So much good, quality instruction is lost in the hour before dismissal.
Energy supplies run low. Minds begin to wander. Misbehavior tempts. Despite your enthusiasm, rallying your students and pressing for new learning is a high-altitude climb compared to the sea cruise it was just hours before.
Indeed, for the better part of the teaching force, the final period is approached with cautious dread. Who’s going to disrupt the class this time? How often will I have to stop and wait? How many times will I need to remind and lecture and repeat myself?
No matter how calm you begin the afternoon, no matter how energetic or determined, it rarely seems to go as well as you’d like. It rarely seems to match the clarity of thought and focus of the new morning. The truth is, the last hour of the day takes more out of you than the preceding hours put together.
But it doesn’t have to be this way. For there are a few simple steps you can take to ensure that the end of the day finishes as sharp and bright-eyed as it began.
Take a break.
A short break an hour or so before the end of the day is a welcome and refreshing balm for school-weary students. It shakes out restlessness, clears away cobwebs, and refocuses distracted minds for the final leg. It’s a simple way to solve a big problem.
What your break looks like, however, depends on what preceded it.
If your students have been sitting, particularly if they’ve been concentrating or engaged in independent work, then you must get them up and moving. Lead them in light exercise, stretching, or standing strength (yoga) poses. Anything that increases heart and respiratory rates will do.
Your class may also need to get some socializing out of their system. Give them a minute or so to walk over and say hello to a friend or make plans for after school. You’re clearing the boards, so to speak, eliminating a major reason students lose attention during the final hour.
If, however, your students are wound up and full of excitable energy, perhaps they’ve just returned from recess or PE, then a different sort of break is in order—one meant to calm, refocus, and restore.
In this case, ask your students to stand silently behind their desks, feet wide and hands behind their backs. Pause a moment and let their breathing regulate naturally. Then lead them in a series of long, slow breaths—in through the nose, out through the mouth, as the diaphragm extends and retracts.
Go ahead and reach above your head and stretch during the inhalation phase if you wish, bringing your hands down and in front on the exhale. Five to ten repetitions followed by another pause should do the trick in calming and rejuvenating restless minds and overactive limbs.
Lean heavily on routines.
It’s critically important that you finish the school day—that is, the last several minutes—without chaos, confusion, or misbehavior, that your last connection with your students matches the purpose-driven start of the morning.
This day-after-day expectation will help you avoid a mountain of headaches at dismissal. But that’s not all. Surprisingly, it will also help keep your students engaged and focused from the early afternoon through to the end.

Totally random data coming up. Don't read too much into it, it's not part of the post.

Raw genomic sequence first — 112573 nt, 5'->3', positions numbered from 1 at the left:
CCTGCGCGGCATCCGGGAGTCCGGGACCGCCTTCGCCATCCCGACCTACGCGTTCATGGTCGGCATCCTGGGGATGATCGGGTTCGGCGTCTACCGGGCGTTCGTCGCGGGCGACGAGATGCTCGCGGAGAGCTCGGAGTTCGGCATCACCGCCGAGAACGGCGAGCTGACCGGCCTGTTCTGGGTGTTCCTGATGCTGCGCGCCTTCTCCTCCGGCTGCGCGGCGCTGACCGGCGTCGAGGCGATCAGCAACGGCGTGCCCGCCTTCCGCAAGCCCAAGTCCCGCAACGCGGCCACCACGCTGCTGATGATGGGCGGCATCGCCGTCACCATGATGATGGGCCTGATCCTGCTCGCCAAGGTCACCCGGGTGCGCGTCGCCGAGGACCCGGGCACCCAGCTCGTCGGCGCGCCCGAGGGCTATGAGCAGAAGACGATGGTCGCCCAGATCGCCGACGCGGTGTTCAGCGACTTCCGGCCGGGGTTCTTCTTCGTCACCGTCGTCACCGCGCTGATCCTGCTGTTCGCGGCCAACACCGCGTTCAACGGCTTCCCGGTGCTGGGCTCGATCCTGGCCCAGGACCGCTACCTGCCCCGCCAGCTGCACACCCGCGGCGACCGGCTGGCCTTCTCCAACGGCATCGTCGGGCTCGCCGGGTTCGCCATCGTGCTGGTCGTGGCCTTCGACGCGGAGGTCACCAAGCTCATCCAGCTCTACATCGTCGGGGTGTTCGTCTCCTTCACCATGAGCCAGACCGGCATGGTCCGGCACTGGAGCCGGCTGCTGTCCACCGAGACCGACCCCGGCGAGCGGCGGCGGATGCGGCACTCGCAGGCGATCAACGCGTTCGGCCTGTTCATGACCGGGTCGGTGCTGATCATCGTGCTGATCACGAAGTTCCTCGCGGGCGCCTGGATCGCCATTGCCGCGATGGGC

Well-performed routines, you see, act as bookends to periods of learning, ensuring that the goals, ambitions, and responsibilities of your classroom are never far from mind. In other words, there is always another expectation around the bend, another active responsibility to stay sharp and ready for.
To that end, be sure and teach, model, and practice precisely what you expect during the last ten minutes of the school day. Your students need to be purposeful and busy and held to a standard of excellence all the way up until the moment they leave your room.
Done right, there should be limited talking and virtually zero guidance on your part. Your role should be primarily that of an observer, carefully verifying that the high-bar standards you set for them are met.
Finish in silence.
Have your end-of-day routine finish with every student standing behind their desk, silent, reflective, backpack looped over shoulders. Wait until all are looking at you. Then, while referring to the clock on the wall, ask for 30 seconds of silence.
This safeguards a peaceful, pleasant ending to your school day and eliminates the yelling, pushing, and running misbehavior so common after dismissal. It also gives you a chance to provide a final thought, note of humor, or word of encouragement to send along with them.
Make eye contact with each student, one at a time, as a silent invitation to line up. After repositioning yourself to the front of the line, release them out into the world with an easy smile, to their families, their homes, and their neighborhood lives.
The Space Between
The teachers who produce the greatest progress in their students year after year aren’t necessarily the most dynamic. They aren’t always funny or interesting or outwardly inspiring. They don’t all know how to play guitar and sing or draw like Bill Watterson.
And their lessons aren’t always earth shattering.
But what they do better than most is keep their students on task. They keep them focused and motivated and encouraged to take academic chances. They get the most out of each moment—from morning bell to dismissal.
They’ve developed the classroom management skills to keep distractions, interruptions, and time-consuming misbehaviors to a scanty, bare minimum.
They focus their attention not so much on the moments outside of the school day—the meetings, discussions, trainings, busy work, and other necessary teacherly duties—but on the space between, the moments they’re alone with their students.
The moments of pure, day-to-day inspiration. The moments of discovery, of relationships, of smiles and breakthroughs and thank yous.
For this is what it comes down to. Simply this, and this alone.
The space between.
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